Tapping into the resources offered by the Research Computing Services team, Bruce Wallace and Phil Masson in Systems and Computer Engineering were able to quickly process large amounts of research data and nearly eliminate time consuming manual input.
They were working with 350GB of input data and predicted that processing it was going to take 70 days. In addition, the existing multi-step workflow required a lot of user intervention between steps (manually editing, copying, moving files and folders), which they were hoping to automate.
After reviewing the researchers’ code, the Research Computing Services team rewrote large sections to improve efficiency of the file reading and writing. This reduced runtime from 2.5 days to 1 hour for the first two steps. They were able to split the code up into several parts and have it run simultaneously in parallel. This is where they noticed most of the speed improvements.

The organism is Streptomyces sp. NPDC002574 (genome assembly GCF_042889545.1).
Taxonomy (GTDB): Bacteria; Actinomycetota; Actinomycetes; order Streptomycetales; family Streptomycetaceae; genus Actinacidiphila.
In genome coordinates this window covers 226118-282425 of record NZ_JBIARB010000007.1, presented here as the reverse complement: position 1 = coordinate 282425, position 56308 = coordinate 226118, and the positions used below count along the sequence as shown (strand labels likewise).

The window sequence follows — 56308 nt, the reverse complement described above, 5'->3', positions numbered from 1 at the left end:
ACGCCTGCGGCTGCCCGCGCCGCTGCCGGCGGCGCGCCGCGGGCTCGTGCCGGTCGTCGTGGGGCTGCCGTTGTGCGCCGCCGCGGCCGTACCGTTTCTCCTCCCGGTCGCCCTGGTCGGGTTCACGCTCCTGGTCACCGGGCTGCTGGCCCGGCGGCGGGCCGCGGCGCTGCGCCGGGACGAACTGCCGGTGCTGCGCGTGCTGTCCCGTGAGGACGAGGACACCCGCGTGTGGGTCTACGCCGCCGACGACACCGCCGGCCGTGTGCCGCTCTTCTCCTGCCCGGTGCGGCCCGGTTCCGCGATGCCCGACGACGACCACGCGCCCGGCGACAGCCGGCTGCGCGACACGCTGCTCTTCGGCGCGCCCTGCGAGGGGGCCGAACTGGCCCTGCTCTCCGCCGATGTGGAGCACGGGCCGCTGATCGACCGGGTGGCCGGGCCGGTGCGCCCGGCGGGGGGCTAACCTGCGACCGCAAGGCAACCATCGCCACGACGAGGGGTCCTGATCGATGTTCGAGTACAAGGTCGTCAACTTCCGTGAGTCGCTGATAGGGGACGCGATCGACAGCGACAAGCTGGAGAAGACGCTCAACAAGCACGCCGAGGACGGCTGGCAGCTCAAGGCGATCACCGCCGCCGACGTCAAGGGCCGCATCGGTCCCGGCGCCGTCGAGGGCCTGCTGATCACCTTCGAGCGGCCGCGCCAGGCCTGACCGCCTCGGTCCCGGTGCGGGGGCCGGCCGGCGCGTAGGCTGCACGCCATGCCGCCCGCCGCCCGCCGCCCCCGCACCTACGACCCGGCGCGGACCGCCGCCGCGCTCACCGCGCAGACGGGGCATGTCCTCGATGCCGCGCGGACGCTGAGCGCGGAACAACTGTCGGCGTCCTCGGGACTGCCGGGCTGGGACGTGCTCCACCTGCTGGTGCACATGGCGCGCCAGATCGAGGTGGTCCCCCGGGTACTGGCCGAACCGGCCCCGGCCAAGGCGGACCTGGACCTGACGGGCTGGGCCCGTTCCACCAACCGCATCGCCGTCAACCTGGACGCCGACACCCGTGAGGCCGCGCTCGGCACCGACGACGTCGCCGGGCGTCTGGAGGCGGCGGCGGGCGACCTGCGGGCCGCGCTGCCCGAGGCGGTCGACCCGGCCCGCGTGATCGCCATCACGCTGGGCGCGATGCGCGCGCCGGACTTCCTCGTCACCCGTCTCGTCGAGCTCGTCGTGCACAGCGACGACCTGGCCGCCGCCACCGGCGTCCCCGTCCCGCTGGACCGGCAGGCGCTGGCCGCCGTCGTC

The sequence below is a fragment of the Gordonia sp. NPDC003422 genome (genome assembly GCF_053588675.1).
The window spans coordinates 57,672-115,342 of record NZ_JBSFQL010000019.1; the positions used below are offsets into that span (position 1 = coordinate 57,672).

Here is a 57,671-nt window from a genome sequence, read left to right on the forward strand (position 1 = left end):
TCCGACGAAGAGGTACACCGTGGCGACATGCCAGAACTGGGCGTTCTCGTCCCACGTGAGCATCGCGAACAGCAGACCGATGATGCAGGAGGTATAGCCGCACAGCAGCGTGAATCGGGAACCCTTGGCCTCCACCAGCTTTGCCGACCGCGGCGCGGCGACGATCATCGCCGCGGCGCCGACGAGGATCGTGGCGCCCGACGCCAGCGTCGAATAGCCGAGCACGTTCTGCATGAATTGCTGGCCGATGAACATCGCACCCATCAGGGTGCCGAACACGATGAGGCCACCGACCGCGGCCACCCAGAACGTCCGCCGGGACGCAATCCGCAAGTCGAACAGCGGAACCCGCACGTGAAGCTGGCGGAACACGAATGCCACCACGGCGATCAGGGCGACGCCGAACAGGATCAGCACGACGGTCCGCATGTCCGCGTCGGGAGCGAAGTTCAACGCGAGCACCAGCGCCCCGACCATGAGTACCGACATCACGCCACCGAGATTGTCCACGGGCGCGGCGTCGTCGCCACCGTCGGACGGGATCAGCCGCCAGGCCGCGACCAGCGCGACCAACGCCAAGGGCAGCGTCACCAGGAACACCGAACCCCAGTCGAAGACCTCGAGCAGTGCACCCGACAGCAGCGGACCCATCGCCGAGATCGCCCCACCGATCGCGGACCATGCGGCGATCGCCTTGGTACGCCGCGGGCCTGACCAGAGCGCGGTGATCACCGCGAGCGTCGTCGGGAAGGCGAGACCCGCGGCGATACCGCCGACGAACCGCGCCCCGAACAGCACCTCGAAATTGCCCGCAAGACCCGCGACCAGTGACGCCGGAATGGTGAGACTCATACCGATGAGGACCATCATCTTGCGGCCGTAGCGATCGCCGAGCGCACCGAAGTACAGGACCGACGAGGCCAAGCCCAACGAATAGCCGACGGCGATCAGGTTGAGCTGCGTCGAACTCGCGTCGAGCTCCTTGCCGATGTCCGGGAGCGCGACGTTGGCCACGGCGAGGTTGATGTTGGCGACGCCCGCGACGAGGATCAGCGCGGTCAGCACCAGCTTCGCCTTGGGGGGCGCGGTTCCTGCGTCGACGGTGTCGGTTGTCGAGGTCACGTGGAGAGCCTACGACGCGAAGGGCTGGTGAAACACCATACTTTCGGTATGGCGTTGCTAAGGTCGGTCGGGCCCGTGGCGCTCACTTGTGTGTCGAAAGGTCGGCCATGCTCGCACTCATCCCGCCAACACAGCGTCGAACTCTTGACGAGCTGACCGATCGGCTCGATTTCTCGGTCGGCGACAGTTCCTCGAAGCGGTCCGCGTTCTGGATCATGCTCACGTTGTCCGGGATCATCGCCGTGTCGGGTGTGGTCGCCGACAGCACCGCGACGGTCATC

Instead of manual user intervention, they automated most the tasks between the steps of the process using scripts. This allowed the researchers to run most of the process automatically.
The expected runtime of 70 days was dropped to a real runtime of 2 days for an overall performance improvement of 35x using one of the Research Computing Cloud nodes.
“I am really impressed and happy with the performance results and that weeks of work dropped to days”, said Wallace.
Research Computing Services work with faculty members to understand their research computing needs and provide the support or computing resources they require.